In no particular order...
1. Newstead Abbey, Nottinghamshire
My visit to Byron's ancestral home in March was quite a surprise; I hadn't expected to make it down to Newstead Abbey for a good few years, so when the opportunity came up I jumped at it. The building is beautiful, even without its Byron connections. There are so many stories to be told, so many secrets waiting to be discovered. If I could live there, I would!
I don't think my mind has left Harrow School since my visit in June. I was fortunate enough to look through the Byron archives there, and in the process I fell in love with the school and the area, and St Mary's Church where Allegra and the Peachey Stone both rest. As I sit here, I can hear it calling me...
3. Belsize Park and Hampstead
Apparently I belong in North-West London. Not only does my heart yearn for Harrow, but it has found itself a home in Belsize Park and Hampstead alike. The general area is beautiful; I've never felt so at home anywhere before. I've a lot of love for Budgens of Belsize Park (I've an odd fascination with the shop!) and could spend hours at St-John's-at-Hampstead churchyard, pouring over the grave of Eva Gore-Booth. I cannot return there soon enough.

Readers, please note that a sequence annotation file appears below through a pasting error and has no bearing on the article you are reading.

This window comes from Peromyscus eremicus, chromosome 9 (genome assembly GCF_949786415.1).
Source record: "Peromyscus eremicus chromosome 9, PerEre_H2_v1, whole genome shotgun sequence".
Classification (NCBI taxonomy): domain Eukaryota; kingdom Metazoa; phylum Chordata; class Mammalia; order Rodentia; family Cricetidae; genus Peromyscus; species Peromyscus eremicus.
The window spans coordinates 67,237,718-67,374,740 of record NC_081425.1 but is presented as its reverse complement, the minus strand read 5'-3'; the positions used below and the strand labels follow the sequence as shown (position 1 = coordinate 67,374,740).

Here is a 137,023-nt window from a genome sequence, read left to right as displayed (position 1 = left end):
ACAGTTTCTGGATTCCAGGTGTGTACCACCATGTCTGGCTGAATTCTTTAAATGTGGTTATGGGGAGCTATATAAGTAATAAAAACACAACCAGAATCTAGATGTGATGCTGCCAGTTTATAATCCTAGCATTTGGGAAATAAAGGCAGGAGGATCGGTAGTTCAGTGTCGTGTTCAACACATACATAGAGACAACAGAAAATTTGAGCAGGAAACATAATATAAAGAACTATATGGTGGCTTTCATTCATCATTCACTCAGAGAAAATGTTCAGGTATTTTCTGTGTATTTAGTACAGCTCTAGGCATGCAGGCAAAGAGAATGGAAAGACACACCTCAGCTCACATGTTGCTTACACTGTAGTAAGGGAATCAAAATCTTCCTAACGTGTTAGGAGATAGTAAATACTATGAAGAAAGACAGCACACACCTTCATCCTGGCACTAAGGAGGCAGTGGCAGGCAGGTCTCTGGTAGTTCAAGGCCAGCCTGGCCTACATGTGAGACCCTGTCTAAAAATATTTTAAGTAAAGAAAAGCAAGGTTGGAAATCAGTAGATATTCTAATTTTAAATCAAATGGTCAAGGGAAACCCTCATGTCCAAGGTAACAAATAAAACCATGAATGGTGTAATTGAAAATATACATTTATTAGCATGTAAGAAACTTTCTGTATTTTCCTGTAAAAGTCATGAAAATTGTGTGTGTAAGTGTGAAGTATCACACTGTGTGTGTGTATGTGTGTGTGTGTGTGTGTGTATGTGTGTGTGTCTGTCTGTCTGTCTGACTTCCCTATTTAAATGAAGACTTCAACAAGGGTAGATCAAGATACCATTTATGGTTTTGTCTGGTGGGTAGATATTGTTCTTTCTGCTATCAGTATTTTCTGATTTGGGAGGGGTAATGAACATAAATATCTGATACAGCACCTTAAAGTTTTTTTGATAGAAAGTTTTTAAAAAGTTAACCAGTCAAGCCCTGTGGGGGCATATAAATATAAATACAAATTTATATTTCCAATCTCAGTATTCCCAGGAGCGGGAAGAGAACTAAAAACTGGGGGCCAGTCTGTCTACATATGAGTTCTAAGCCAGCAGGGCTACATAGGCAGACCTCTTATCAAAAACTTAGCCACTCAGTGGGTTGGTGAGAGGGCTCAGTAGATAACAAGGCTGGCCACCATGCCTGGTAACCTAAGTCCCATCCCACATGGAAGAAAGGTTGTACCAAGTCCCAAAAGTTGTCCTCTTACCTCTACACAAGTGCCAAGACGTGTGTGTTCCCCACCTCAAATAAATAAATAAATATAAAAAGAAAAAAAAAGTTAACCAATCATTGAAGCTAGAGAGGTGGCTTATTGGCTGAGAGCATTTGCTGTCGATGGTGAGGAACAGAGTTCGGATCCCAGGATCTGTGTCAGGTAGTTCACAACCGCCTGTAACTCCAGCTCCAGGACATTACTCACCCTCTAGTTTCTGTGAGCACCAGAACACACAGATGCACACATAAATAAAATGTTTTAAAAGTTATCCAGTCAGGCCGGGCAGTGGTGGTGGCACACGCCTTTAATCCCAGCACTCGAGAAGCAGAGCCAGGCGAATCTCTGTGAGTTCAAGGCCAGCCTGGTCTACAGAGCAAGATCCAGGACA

4. Seaham Hall, Seaham, Co. Durham
I'd been longing to visit Seaham Hall for a long time, but, for whatever reason, it took me quite a while to get round to it. It was certainly worth the wait though. I received a lovely tour of most of the building after I asked about the room in which Lord Byron was married, and I've since then enjoyed several visits to the Byron Bar for coffee. I fully intend to become a regular...
I'd visited Edinburgh before on several occasions. However, the city has become quite important to me this year. I found the one person who is willing to put up with me there (don't worry, I'm not about to get all mushy!), and the city itself is beautiful. I finally saw Greyfriar's Bobby's grave, and the Ox Pub as featured in Ian Rankin's books. There's so much history to the city.
|View from Salisbury Crags|
6. Durham Cathedral
As with the previous entry, I'd been here before. However, my recent visits to Durham have allowed me to discover elements of Harry Potter. The cloister area features frequently in the first few films, and we managed to locate the door used for McGonagall's classroom. I don't know if I should be this excited, but I am!
In all, 2013 has been a wonderful year for travel. I was supposed to be going to Ireland - Dublin, Galway, Mayo, and Clare Island - but I ended up being too ill to fly out. I was disappointed, yes, but I've had a wealth of adventures this year, which helps to make up for it.
I look forward to seeing what 2014 brings...